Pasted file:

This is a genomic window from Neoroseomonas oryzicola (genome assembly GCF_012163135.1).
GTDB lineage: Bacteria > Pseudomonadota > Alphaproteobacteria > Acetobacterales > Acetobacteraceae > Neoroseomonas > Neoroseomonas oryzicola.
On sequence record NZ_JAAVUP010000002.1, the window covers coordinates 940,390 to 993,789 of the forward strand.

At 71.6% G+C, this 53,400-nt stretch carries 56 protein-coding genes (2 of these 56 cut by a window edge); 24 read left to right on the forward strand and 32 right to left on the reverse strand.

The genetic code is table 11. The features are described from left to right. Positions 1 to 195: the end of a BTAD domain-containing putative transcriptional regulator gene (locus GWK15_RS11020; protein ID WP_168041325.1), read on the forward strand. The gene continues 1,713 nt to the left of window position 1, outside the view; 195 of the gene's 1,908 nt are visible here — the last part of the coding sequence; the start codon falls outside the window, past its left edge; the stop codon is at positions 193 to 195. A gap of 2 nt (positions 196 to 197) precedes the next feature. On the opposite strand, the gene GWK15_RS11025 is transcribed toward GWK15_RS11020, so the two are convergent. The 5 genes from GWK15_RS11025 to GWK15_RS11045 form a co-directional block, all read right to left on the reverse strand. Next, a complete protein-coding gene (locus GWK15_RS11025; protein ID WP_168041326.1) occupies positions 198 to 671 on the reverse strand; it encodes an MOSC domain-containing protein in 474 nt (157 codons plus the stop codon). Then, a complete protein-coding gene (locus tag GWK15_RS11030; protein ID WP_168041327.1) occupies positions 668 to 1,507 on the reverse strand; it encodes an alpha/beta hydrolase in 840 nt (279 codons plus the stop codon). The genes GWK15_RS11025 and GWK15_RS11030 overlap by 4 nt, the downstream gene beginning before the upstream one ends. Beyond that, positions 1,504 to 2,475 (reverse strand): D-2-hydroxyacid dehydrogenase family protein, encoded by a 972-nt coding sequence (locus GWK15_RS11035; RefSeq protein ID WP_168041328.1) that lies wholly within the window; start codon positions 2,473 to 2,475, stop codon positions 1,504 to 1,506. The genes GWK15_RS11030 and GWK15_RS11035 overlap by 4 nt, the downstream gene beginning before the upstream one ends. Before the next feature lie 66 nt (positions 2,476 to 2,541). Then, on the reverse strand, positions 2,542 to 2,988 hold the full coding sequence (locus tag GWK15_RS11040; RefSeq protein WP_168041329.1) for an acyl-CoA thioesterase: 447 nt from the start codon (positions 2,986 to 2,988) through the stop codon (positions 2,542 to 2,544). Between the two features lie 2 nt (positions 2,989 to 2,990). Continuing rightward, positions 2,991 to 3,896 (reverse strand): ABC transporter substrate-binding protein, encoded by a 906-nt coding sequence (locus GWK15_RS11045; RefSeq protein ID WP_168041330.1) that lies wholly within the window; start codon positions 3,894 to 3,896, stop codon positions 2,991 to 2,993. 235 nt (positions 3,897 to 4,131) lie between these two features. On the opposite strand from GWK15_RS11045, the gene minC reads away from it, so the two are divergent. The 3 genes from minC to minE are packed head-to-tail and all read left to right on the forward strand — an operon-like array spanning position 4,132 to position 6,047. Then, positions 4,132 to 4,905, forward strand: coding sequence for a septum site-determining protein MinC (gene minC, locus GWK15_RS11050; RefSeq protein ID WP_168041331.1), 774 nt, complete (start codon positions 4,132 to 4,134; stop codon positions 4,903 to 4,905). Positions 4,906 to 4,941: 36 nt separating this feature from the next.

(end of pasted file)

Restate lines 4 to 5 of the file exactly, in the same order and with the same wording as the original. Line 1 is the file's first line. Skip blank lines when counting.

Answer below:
At 71.6% G+C, this 53,400-nt stretch carries 56 protein-coding genes (2 of these 56 cut by a window edge); 24 read left to right on the forward strand and 32 right to left on the reverse strand.

The genetic code is table 11. The features are described from left to right. Positions 1 to 195: the end of a BTAD domain-containing putative transcriptional regulator gene (locus GWK15_RS11020; protein ID WP_168041325.1), read on the forward strand. The gene continues 1,713 nt to the left of window position 1, outside the view; 195 of the gene's 1,908 nt are visible here — the last part of the coding sequence; the start codon falls outside the window, past its left edge; the stop codon is at positions 193 to 195. A gap of 2 nt (positions 196 to 197) precedes the next feature. On the opposite strand, the gene GWK15_RS11025 is transcribed toward GWK15_RS11020, so the two are convergent. The 5 genes from GWK15_RS11025 to GWK15_RS11045 form a co-directional block, all read right to left on the reverse strand. Next, a complete protein-coding gene (locus GWK15_RS11025; protein ID WP_168041326.1) occupies positions 198 to 671 on the reverse strand; it encodes an MOSC domain-containing protein in 474 nt (157 codons plus the stop codon). Then, a complete protein-coding gene (locus tag GWK15_RS11030; protein ID WP_168041327.1) occupies positions 668 to 1,507 on the reverse strand; it encodes an alpha/beta hydrolase in 840 nt (279 codons plus the stop codon). The genes GWK15_RS11025 and GWK15_RS11030 overlap by 4 nt, the downstream gene beginning before the upstream one ends. Beyond that, positions 1,504 to 2,475 (reverse strand): D-2-hydroxyacid dehydrogenase family protein, encoded by a 972-nt coding sequence (locus GWK15_RS11035; RefSeq protein ID WP_168041328.1) that lies wholly within the window; start codon positions 2,473 to 2,475, stop codon positions 1,504 to 1,506. The genes GWK15_RS11030 and GWK15_RS11035 overlap by 4 nt, the downstream gene beginning before the upstream one ends. Before the next feature lie 66 nt (positions 2,476 to 2,541). Then, on the reverse strand, positions 2,542 to 2,988 hold the full coding sequence (locus tag GWK15_RS11040; RefSeq protein WP_168041329.1) for an acyl-CoA thioesterase: 447 nt from the start codon (positions 2,986 to 2,988) through the stop codon (positions 2,542 to 2,544). Between the two features lie 2 nt (positions 2,989 to 2,990). Continuing rightward, positions 2,991 to 3,896 (reverse strand): ABC transporter substrate-binding protein, encoded by a 906-nt coding sequence (locus GWK15_RS11045; RefSeq protein ID WP_168041330.1) that lies wholly within the window; start codon positions 3,894 to 3,896, stop codon positions 2,991 to 2,993. 235 nt (positions 3,897 to 4,131) lie between these two features. On the opposite strand from GWK15_RS11045, the gene minC reads away from it, so the two are divergent. The 3 genes from minC to minE are packed head-to-tail and all read left to right on the forward strand — an operon-like array spanning position 4,132 to position 6,047. Then, positions 4,132 to 4,905, forward strand: coding sequence for a septum site-determining protein MinC (gene minC, locus GWK15_RS11050; RefSeq protein ID WP_168041331.1), 774 nt, complete (start codon positions 4,132 to 4,134; stop codon positions 4,903 to 4,905). Positions 4,906 to 4,941: 36 nt separating this feature from the next.